Binary Serialization
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README.md

Binn

Build Status Tests Stable

Binn is a binary data serialization format designed to be compact, fast and easy to use.

Performance

The elements are stored with their sizes to increase the read performance.

The library uses zero-copy when reading strings, blobs and containers.

The strings are null terminated so when read the library returns a pointer to them inside the buffer, avoiding memory allocation and data copying.

Data Types

The Binn format supports all these:

Primitive data types:

  • null
  • boolean (true and false)
  • integer (up to 64 bits signed or unsigned)
  • floating point numbers (IEEE single and double precision)
  • string
  • blob (binary data)
  • user defined

Containers:

  • list
  • map (numeric key associative array)
  • object (text key associative array)

Format

The elements are stored in this way:

boolean, null:
[type]

int, float (storage: byte, word, dword or qword):
[type][data]

string, blob:
[type][size][data]

list, object, map:
[type][size][count][data]

Example Structure

A json data such as {"hello":"world"} is serialized in binn as:

  \xE2           // type = object (container)
  \x11           // container total size
  \x01           // key/value pairs count
  \x05hello      // key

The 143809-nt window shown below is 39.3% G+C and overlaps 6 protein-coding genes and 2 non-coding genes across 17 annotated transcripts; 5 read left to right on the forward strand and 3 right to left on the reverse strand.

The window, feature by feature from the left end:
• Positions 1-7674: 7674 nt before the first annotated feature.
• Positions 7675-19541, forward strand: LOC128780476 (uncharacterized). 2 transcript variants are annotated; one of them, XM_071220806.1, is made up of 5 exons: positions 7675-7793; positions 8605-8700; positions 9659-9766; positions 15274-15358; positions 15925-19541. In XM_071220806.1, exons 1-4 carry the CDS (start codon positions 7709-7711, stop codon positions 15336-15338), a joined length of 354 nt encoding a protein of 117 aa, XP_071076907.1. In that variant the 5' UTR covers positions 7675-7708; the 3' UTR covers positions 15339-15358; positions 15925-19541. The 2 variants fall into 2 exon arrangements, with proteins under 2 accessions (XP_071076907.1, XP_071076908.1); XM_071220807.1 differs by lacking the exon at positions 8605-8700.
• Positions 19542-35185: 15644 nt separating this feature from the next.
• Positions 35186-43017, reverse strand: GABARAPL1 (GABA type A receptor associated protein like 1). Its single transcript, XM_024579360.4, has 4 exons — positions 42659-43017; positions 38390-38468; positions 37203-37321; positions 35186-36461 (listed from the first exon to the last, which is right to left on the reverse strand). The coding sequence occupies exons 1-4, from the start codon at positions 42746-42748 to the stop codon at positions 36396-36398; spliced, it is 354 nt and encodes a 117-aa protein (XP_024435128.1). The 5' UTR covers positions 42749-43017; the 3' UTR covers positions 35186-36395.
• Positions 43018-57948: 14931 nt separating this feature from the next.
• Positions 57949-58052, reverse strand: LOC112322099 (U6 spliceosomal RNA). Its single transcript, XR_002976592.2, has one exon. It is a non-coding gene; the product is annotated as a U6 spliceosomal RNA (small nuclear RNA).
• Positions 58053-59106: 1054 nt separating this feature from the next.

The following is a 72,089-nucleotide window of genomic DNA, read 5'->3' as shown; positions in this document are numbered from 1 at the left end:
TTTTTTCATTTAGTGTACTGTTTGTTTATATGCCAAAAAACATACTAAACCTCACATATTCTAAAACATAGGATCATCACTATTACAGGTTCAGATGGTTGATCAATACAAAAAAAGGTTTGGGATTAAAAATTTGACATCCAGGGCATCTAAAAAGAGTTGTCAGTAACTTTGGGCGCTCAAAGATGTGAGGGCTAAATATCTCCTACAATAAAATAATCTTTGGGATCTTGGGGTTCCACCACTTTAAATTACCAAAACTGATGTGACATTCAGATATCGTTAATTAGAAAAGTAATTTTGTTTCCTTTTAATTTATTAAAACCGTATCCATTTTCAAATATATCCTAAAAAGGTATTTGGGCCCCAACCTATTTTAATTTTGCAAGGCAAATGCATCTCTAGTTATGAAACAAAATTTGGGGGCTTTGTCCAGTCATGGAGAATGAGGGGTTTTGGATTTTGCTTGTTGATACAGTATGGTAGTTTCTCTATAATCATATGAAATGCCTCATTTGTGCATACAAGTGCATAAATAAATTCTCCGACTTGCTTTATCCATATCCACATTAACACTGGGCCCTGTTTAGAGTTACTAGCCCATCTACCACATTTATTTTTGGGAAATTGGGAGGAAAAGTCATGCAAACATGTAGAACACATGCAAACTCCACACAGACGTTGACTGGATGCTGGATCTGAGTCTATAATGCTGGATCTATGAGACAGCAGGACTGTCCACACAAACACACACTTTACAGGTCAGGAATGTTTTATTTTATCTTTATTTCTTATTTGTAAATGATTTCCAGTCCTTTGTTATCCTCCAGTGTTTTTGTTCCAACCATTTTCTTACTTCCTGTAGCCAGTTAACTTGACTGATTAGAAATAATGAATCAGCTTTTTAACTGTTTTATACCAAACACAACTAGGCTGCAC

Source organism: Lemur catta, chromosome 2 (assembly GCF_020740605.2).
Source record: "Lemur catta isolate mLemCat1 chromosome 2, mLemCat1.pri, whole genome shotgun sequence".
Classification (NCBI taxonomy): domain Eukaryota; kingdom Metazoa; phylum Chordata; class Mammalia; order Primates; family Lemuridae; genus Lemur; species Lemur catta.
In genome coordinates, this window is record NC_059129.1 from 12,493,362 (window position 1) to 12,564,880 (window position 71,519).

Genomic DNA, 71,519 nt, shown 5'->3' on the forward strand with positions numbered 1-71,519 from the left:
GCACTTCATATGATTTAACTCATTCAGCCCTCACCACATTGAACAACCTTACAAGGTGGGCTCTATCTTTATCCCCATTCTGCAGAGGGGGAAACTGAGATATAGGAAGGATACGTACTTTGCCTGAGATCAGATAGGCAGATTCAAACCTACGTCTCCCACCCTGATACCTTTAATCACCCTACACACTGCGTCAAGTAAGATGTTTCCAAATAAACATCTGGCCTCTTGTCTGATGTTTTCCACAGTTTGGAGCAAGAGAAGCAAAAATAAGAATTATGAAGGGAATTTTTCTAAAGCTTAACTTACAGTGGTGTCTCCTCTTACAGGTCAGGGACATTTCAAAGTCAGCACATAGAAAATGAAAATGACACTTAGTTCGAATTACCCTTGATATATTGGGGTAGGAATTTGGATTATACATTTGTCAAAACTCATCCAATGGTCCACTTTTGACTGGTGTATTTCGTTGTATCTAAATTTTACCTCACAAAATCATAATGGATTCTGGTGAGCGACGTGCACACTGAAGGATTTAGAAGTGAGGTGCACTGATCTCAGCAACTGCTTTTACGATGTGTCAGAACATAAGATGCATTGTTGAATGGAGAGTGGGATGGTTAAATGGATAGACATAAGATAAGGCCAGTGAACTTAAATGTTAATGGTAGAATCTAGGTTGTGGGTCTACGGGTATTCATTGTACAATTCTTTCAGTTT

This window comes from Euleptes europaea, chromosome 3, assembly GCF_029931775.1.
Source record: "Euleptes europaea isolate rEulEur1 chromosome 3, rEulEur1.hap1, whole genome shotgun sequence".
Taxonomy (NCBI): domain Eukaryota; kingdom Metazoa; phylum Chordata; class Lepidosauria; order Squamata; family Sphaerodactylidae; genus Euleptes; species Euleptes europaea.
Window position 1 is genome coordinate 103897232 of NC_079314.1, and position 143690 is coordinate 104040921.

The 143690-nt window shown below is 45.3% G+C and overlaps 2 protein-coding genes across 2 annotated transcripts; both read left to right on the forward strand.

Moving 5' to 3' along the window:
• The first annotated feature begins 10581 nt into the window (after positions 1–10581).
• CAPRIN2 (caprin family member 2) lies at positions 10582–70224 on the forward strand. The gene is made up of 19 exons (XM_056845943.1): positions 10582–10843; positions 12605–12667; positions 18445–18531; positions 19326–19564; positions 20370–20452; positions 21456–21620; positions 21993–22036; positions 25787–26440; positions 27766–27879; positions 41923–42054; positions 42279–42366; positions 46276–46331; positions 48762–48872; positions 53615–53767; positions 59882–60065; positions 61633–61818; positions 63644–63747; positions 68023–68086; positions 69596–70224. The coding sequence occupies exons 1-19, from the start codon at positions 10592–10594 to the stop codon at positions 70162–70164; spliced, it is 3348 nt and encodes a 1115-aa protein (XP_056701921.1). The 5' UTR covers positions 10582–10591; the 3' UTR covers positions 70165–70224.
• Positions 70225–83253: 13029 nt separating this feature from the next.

\xA0           // type = string
  \x05world\x00  // value (null terminated)

You can check the complete specification

Usage Example

Writing

binn *obj;

// create a new object
obj = binn_object();

// add values to it
binn_object_set_int32(obj, "id", 123);
binn_object_set_str(obj, "name", "John");
binn_object_set_double(obj, "total", 2.55);

// send over the network or save to a file...
send(sock, binn_ptr(obj), binn_size(obj));

// release the buffer
binn_free(obj);

Reading

int id;
char *name;
double total;

id = binn_object_int32(obj, "id");
name = binn_object_str(obj, "name");
total = binn_object_double(obj, "total");

More examples

You can find more usage examples here and in the examples folder

Wrappers

Feel free to make a wrapper for your preferred language. Then inform us so we can list it here.

How to use

  1. Including the binn.c file in your project; or
  2. Linking to the binn library:

On Linux and MacOSX:

gcc myapp.c -lbinn

On Windows:

Include the binn-1.0.lib in your MSVC project or use MinGW:

gcc myapp.c -lbinn-1.0

Compiling the Library

On Linux and MacOSX:

git clone https://github.com/liteserver/binn
cd binn
make
sudo make install

It will create the file libbinn.so.1.0 on Linux and libbinn.1.dylib on MacOSX

On Windows:

Use the included Visual Studio project in the src/win32 folder or compile it using MinGW:

git clone https://github.com/liteserver/binn
cd binn
make

Both will create the file binn-1.0.dll

On Android:

Check for pre-compiled binaries in the android-binn-native project

Regression Tests

On Linux, MacOSX and Windows (MinGW):

cd binn
make test

On Windows (Visual Studio):

Use the included project in the test/win32 folder

Reliability

The current version (1.0) is stable and production ready

As it is cross-platform, data can be transferred between little-endian and big-endian devices

Licence

Apache 2.0

Contact

Questions, suggestions, support: contact AT litereplica DOT io